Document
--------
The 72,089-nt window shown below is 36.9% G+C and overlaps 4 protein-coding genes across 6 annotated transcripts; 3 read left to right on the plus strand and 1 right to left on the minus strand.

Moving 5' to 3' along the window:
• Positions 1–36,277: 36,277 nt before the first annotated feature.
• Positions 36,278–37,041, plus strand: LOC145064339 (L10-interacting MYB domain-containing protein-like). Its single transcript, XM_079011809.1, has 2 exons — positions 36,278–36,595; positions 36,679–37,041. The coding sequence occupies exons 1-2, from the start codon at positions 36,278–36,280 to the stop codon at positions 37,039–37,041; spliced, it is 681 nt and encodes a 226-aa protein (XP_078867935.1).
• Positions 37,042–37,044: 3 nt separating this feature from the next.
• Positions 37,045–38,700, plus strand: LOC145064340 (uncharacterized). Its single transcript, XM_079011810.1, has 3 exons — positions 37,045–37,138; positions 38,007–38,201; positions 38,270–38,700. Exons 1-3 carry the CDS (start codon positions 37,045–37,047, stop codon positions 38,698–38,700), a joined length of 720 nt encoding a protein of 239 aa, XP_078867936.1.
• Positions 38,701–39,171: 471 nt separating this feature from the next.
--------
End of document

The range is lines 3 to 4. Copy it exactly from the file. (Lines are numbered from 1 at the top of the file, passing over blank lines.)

• Positions 1–36,277: 36,277 nt before the first annotated feature.
• Positions 36,278–37,041, plus strand: LOC145064339 (L10-interacting MYB domain-containing protein-like). Its single transcript, XM_079011809.1, has 2 exons — positions 36,278–36,595; positions 36,679–37,041. The coding sequence occupies exons 1-2, from the start codon at positions 36,278–36,280 to the stop codon at positions 37,039–37,041; spliced, it is 681 nt and encodes a 226-aa protein (XP_078867935.1).